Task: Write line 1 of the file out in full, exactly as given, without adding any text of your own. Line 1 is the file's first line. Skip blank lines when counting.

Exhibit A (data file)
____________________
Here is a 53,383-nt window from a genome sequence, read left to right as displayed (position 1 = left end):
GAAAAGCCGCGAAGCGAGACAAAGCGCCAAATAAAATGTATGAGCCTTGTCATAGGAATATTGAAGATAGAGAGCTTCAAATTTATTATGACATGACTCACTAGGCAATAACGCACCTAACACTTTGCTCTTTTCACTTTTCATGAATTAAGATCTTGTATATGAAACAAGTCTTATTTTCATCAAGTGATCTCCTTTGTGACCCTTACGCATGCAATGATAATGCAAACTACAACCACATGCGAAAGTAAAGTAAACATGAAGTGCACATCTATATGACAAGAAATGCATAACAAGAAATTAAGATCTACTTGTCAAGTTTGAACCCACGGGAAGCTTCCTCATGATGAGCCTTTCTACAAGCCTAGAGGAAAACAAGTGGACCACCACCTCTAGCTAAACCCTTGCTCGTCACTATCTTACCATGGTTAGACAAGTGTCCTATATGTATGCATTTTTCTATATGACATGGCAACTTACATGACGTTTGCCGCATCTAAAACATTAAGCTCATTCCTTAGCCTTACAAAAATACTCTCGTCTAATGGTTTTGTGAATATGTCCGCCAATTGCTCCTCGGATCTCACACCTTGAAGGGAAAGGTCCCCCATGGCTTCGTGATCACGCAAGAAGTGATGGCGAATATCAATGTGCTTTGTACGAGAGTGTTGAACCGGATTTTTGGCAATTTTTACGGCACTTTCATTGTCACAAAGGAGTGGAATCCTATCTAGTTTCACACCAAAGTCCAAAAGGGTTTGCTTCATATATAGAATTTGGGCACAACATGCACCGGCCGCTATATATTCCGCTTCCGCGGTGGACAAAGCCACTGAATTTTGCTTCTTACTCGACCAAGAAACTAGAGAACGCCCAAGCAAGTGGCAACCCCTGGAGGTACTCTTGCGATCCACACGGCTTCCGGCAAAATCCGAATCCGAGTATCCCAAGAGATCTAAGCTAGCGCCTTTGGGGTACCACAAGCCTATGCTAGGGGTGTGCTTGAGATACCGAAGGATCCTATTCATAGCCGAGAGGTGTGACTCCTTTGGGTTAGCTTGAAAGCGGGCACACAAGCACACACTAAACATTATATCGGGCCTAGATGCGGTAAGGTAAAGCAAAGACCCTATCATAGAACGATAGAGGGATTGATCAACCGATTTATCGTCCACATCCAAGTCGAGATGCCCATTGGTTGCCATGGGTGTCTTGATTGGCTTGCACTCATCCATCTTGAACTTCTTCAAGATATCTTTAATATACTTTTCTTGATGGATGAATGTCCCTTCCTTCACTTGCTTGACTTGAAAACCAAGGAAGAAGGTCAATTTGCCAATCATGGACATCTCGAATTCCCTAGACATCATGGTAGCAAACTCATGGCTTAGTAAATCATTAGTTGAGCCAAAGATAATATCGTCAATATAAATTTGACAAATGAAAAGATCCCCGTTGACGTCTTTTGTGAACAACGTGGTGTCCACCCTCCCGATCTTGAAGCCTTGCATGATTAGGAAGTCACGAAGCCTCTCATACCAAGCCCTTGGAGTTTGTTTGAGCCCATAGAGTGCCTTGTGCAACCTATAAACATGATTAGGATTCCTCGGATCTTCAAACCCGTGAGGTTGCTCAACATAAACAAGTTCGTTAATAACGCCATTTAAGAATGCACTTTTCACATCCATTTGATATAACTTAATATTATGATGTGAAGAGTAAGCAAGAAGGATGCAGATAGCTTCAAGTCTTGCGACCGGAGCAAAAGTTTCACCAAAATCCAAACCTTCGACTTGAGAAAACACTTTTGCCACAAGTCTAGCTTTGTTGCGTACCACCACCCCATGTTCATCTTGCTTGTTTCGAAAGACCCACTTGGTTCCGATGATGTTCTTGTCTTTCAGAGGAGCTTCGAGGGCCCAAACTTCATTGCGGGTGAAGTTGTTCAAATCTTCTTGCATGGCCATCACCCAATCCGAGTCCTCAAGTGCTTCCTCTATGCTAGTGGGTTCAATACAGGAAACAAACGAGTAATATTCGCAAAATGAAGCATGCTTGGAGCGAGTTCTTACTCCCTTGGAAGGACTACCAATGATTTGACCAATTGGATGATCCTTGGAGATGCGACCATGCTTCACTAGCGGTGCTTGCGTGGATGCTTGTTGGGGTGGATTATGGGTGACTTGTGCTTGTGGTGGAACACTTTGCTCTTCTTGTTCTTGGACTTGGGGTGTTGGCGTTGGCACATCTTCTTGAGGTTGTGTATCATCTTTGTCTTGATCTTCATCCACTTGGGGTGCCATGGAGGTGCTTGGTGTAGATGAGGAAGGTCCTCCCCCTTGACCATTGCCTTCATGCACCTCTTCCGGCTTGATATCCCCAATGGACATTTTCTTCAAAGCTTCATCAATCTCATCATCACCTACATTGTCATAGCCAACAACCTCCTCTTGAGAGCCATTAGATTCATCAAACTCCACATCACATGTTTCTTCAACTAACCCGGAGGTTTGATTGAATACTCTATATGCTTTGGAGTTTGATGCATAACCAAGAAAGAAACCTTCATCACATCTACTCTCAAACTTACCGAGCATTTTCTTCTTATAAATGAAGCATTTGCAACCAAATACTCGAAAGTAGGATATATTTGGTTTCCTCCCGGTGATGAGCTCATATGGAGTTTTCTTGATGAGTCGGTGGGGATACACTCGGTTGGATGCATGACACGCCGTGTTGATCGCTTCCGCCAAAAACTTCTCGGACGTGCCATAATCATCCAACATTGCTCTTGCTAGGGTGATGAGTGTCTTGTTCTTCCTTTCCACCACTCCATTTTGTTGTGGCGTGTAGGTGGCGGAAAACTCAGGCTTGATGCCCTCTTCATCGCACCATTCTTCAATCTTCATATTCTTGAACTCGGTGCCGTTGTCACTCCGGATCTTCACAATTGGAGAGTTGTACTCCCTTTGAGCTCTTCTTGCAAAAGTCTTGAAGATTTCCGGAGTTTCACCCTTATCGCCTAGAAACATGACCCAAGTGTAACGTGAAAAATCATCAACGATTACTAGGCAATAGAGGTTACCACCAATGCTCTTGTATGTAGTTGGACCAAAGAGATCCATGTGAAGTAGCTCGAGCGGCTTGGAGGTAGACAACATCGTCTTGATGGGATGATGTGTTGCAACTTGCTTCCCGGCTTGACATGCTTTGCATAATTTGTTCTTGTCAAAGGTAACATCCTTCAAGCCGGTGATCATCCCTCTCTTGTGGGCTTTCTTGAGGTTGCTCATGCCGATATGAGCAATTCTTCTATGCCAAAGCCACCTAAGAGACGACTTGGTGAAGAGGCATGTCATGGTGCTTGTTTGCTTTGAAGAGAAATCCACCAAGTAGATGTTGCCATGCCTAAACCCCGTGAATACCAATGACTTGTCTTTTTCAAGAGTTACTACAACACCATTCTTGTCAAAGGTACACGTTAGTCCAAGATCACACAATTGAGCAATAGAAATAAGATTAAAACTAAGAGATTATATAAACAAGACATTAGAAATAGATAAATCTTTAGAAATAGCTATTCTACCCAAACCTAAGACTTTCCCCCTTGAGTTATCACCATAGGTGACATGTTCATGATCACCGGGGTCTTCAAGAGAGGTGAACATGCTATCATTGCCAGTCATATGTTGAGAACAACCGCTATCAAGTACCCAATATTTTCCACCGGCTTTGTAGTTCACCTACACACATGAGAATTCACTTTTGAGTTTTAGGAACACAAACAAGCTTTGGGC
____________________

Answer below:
Here is a 53,383-nt window from a genome sequence, read left to right as displayed (position 1 = left end):